It is difficult to overstate the challenge faced by the Chancellor. Under his current spending forecast and planned protections for the NHS, schools, defence and international aid spending, other areas of government will need to be cut by 16.4 per cent in real terms between 2015/16 and 2019/20. Focusing on services spending outside of protected areas, the cumulative cut will reach 26.5 per cent. Despite this, the Chancellor nonetheless has significant room for manoeuvre.

Firstly, under plans unveiled at the budget, the government intends to expand capital investment significantly in both 2018-19 and 2019-20. Over the last parliament capital spending was cut by around a quarter, but between now and 2019-20 it will grow by almost 20 per cent. How this growth in spending should be distributed across departments and between investment projects should be at the heart of the spending review.

In a paper published on Monday, we highlighted three urgent priorities for any additional capital spending: re-balancing transport investment away from London and the greater South East towards the North of England, a £2bn per year boost in public spending on housebuilding, and £1bn of extra investment per year in energy efficiency improvements for fuel-poor households.

Secondly, despite the tough fiscal environment, the Chancellor has the scope to fund a range of areas of policy in dire need of extra resources. These include social care, where rising costs at a time of falling resources are set to generate a severe funding squeeze for local government, 16-19 education, where many 6th-form and FE colleges are at risk of great financial difficulty, and funding a guaranteed paid job for young people in long-term unemployment. Our paper suggests a range of options for how to put these and other areas of policy on a sustainable funding footing.

There is a political angle to this as well. The Conservatives are keen to be seen as a party representing all working people, as shown by the "blue-collar Conservatism" agenda. In addition, the spending review offers the Conservative party the opportunity to return to ‘Compassionate Conservatism’ as a going concern.  If they are truly serious about being seen in this light, this should be reflected in a social investment agenda pursued through the spending review that promotes employment and secures a future for public services outside the NHS and schools.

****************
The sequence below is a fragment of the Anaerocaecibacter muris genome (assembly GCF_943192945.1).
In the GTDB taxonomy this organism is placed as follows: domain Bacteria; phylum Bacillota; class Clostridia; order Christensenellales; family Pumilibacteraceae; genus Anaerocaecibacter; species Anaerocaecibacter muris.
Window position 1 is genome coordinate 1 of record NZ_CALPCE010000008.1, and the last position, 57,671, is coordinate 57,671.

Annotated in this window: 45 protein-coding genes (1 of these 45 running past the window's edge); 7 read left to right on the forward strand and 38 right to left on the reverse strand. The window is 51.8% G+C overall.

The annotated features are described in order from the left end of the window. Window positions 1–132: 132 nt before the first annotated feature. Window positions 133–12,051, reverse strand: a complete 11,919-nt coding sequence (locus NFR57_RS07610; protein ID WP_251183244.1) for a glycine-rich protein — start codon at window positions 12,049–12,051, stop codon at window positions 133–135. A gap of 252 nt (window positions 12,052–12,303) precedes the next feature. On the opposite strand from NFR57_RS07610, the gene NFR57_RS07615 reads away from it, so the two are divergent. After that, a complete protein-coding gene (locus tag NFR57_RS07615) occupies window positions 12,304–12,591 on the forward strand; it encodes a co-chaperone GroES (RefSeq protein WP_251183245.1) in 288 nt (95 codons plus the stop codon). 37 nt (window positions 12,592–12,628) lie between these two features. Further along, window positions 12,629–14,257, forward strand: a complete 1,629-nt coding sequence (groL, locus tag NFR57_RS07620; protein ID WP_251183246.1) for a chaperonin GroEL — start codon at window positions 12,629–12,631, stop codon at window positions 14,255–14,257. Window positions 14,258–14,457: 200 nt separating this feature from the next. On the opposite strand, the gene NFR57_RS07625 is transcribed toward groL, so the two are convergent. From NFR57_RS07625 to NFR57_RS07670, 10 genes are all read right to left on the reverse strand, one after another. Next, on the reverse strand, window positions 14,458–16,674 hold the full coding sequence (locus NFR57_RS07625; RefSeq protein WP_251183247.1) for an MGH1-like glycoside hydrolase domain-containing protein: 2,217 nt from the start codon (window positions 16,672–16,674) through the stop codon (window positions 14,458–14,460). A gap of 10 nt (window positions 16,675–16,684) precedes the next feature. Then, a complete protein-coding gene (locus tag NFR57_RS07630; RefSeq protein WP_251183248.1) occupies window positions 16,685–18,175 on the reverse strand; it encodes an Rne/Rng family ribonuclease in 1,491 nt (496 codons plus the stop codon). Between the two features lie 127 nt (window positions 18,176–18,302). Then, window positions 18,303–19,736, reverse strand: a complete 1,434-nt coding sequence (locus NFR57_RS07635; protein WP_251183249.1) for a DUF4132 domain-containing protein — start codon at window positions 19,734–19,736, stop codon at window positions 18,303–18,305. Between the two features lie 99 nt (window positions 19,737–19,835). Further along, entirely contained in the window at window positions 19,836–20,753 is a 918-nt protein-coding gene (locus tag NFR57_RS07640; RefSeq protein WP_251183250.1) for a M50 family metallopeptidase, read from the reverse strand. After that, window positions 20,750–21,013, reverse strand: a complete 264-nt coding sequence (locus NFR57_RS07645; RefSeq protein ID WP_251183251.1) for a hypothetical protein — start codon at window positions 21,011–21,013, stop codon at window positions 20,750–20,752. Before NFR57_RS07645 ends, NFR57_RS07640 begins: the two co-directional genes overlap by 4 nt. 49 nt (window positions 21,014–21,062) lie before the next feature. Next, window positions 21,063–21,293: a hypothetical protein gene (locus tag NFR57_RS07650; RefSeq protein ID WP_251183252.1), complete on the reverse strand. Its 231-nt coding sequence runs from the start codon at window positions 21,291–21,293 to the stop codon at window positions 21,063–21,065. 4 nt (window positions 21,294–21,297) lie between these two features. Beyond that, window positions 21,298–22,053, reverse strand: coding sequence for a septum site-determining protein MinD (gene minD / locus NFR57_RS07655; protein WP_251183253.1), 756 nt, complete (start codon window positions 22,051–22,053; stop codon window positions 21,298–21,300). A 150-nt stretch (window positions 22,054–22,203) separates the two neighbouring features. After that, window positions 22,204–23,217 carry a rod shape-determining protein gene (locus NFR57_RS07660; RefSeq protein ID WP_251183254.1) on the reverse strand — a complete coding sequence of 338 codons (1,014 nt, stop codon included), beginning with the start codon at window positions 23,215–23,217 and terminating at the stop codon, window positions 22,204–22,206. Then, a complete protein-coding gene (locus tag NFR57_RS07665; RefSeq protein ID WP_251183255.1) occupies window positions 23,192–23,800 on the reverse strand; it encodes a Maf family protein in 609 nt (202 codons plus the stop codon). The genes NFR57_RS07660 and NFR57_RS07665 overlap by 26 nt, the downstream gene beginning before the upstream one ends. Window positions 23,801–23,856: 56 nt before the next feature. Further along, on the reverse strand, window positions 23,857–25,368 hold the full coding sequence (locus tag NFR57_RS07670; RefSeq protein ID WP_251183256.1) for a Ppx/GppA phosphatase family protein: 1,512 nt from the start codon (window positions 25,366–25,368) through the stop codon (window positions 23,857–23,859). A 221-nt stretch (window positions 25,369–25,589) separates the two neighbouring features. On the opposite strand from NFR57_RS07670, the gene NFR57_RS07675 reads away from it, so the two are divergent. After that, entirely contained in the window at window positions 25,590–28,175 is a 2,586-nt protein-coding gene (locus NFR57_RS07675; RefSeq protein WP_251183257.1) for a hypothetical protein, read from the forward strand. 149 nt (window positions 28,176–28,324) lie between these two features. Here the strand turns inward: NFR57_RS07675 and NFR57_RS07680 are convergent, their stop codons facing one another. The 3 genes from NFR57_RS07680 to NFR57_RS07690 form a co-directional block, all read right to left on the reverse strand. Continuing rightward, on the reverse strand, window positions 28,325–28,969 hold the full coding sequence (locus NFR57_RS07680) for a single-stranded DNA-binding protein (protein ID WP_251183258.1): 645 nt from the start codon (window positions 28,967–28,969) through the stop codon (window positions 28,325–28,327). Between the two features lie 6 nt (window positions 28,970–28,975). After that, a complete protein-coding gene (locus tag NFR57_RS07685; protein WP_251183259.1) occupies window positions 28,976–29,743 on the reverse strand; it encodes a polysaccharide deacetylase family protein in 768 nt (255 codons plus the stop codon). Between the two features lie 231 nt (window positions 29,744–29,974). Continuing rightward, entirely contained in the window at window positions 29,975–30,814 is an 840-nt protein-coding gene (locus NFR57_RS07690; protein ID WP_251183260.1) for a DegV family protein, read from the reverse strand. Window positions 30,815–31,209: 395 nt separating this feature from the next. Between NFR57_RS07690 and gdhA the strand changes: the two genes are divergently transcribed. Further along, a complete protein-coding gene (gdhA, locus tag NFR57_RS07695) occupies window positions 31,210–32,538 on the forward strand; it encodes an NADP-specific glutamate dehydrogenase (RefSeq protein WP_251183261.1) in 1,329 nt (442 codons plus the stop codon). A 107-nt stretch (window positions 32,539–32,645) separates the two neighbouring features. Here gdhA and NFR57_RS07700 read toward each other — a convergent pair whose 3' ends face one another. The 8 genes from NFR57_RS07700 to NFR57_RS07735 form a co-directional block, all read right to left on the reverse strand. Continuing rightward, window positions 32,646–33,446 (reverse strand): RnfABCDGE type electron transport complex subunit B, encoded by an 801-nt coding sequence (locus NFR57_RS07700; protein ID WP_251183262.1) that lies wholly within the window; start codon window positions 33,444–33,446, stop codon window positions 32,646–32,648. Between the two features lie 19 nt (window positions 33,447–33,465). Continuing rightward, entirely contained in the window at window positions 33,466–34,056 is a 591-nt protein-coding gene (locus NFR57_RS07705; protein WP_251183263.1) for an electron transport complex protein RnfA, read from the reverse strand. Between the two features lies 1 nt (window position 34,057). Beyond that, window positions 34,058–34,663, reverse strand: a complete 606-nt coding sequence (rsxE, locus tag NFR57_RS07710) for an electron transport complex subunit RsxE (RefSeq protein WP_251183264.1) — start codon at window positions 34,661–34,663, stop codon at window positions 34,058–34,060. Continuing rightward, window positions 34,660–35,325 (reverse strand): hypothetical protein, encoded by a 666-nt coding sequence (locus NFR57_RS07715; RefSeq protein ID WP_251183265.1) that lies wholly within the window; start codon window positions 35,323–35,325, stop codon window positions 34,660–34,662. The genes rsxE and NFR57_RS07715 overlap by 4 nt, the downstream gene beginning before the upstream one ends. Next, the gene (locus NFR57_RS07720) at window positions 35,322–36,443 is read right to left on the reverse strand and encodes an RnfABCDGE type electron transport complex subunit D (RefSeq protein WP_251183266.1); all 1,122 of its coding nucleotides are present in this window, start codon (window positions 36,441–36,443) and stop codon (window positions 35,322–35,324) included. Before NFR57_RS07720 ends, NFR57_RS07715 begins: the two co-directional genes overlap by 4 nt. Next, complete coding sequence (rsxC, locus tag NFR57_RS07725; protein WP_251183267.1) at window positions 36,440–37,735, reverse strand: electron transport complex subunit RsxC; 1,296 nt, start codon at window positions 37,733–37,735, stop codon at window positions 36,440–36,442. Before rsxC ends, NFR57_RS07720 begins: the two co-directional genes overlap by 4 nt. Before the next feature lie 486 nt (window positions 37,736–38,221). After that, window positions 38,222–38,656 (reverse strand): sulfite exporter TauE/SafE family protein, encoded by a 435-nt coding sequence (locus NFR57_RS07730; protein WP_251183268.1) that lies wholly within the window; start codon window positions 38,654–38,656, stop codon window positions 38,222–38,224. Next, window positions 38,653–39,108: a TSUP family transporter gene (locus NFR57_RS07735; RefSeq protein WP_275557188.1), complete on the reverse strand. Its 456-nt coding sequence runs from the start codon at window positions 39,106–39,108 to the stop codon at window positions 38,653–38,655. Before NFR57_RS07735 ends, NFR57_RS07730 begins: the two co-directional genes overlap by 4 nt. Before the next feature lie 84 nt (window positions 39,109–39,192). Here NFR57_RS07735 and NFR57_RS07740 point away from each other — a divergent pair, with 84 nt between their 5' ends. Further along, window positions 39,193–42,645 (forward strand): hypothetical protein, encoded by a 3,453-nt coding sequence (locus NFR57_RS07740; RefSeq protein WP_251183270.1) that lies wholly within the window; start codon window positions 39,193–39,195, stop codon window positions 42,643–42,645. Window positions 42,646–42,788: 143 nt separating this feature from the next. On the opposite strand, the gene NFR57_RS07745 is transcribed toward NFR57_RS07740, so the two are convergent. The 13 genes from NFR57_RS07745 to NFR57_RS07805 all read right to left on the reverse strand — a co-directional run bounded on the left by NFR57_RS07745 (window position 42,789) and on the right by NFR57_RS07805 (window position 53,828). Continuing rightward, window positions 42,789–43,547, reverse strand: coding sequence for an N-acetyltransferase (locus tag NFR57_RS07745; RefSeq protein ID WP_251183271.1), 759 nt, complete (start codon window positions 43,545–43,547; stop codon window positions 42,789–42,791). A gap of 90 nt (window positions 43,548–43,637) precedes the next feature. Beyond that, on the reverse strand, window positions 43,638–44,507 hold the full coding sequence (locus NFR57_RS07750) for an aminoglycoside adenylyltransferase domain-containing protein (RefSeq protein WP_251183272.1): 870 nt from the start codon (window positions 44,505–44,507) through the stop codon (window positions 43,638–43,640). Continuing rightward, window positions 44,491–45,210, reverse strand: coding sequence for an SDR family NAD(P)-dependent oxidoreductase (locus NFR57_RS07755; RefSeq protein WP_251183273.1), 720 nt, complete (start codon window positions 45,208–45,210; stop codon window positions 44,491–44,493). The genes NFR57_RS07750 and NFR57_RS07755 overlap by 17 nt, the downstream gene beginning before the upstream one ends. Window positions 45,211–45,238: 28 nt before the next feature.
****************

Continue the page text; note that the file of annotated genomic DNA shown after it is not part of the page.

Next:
This will come at a cost, however. In our paper, we show how the Chancellor could fund our package of proposed policies without increasing the pain on other areas of government, while remaining consistent with the government’s fiscal rules that require him to reach a surplus on overall government borrowing by 2019-20. We do not agree that the Government needs to reach a surplus in that year. But given this target wont be scrapped ahead of the spending review, we suggest that he should target a slightly lower surplus in 2019/20 of £7bn, with the deficit the year before being £2bn higher. In addition, we propose several revenue-raising measures in line with recent government tax policy that together would unlock an additional £5bn of resource for government departments.

Make no mistake, this will be a tough settlement for government departments and for public services. But the Chancellor does have a range of options open as he plans the upcoming spending review. Expect his reputation as a highly political Chancellor to be on full display.

Spencer Thompson is economic analyst at IPPR